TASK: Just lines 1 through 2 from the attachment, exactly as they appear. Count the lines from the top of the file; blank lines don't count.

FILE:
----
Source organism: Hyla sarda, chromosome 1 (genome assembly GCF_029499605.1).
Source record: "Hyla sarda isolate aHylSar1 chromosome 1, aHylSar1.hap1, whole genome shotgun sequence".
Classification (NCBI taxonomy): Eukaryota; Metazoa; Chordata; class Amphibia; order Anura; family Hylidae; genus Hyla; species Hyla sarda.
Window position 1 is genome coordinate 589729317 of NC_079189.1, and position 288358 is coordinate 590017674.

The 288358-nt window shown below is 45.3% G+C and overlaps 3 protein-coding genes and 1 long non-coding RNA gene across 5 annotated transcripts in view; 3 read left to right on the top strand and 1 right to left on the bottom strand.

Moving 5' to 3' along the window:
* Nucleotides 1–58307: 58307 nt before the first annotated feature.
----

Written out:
Source organism: Hyla sarda, chromosome 1 (genome assembly GCF_029499605.1).
Source record: "Hyla sarda isolate aHylSar1 chromosome 1, aHylSar1.hap1, whole genome shotgun sequence".